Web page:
The Dance of the Sugar Plum Fairy is one of ballet’s most celebrated tunes, played on and off stages across the world. For any ballerina to dance to this iconic piece is, as Royal Ballet first soloist Yasmine Naghdi puts it, “one of the great roles a ballerina dreams of dancing while training as a student”.
Audiences yearn to see The Nutcracker, the ballet in which the Sugar Plum Fairy has her home, as much as ballerinas wish to perform the role of the Sugar Plum. Many would argue that Christmas just is not Christmas without this festive favourite.
This year the Royal Ballet dedicates its performances of The Nutcracker to Sir Peter Wright – the choreographer of this acclaimed production.
This celebratory year sees several young dancers making their débuts as the Sugar Plum Fairy and her Prince. For many of them, The Nutcracker is a production they have been involved with for as long as they can remember.
“All dancers have been involved in The Nutcracker forever. It’s part of our mental calendar. When the leaves start falling, you know it’s that time,” said Beatriz Stix-Brunell, a recently promoted first soloist.
“I was ecstatic! The Sugar Plum is my first big classical ‘tutu’ role,” said newly promoted principal dancer, Francesca Hayward, on her excitement upon seeing the casting. “The Royal Ballet’s Nutcracker is the first ballet I ever saw when I was two years old – on a DVD in my living room.”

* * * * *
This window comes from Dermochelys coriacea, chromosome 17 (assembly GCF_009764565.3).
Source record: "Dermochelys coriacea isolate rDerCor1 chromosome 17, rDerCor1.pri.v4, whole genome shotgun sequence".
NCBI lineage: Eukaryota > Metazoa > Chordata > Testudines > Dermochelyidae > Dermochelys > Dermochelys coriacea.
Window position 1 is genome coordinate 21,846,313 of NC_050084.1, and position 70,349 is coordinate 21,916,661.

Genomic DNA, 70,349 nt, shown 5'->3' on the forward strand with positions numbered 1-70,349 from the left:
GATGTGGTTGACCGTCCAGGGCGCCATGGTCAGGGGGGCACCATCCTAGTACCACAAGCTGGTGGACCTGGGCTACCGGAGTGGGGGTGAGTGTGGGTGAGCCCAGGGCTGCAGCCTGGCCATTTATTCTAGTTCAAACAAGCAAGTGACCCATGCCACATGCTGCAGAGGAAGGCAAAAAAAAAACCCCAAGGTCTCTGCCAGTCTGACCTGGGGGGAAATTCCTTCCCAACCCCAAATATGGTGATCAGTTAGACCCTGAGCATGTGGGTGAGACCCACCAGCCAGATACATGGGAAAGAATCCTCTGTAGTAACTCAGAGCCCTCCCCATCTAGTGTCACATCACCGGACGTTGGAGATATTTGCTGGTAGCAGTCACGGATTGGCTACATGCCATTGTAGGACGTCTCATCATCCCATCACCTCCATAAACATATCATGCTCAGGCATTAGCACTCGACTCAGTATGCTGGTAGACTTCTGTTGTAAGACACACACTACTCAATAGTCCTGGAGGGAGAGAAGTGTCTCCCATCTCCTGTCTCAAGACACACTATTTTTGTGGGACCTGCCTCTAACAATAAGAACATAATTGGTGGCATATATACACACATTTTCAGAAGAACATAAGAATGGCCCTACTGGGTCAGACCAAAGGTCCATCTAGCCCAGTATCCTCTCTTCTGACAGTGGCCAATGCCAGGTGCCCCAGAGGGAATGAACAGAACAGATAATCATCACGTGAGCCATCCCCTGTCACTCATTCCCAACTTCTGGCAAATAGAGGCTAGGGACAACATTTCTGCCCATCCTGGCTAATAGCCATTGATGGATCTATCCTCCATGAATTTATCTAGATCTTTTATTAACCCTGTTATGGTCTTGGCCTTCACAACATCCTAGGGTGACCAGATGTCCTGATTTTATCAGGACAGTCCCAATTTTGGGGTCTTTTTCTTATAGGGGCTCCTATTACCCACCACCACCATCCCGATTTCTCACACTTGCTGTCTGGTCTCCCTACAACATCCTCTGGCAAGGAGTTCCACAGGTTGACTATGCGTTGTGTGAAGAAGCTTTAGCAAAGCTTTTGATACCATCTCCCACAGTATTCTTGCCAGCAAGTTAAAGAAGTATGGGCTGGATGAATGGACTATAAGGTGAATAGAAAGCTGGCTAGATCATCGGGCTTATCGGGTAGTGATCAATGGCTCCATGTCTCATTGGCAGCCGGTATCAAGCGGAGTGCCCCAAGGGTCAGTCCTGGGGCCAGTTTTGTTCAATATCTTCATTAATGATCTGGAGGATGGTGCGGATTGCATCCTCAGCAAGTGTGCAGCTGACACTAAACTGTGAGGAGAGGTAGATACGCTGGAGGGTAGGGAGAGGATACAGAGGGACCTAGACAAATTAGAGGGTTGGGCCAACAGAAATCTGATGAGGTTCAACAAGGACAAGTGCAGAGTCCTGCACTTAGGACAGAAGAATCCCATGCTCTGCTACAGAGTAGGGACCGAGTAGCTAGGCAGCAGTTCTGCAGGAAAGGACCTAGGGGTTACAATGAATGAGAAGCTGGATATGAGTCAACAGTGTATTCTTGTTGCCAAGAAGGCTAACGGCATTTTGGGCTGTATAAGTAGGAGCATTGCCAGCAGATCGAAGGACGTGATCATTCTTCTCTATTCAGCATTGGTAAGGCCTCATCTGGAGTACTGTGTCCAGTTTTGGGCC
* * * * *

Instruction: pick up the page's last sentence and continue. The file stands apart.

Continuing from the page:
“I have been coached by Lesley Collier everyday. She was the first Sugar Plum I saw – on the same DVD – and I am still in awe of her. Anthony Dowell, her Prince in the recording, has also come to coach me and Alexander Campbell – my Sugar Plum Prince. To have them watching me dance this pas de deux, as opposed to the other way round, was a very surreal moment,” she gushed.
First soloist Claire Calvert shares many of the same sentiments as her colleagues, having been involved in the ballet since she studied at the Royal Ballet School from the age of 11 – performing every role from the Gingerbread Man and party child, to a snowflake and the Rose Fairy.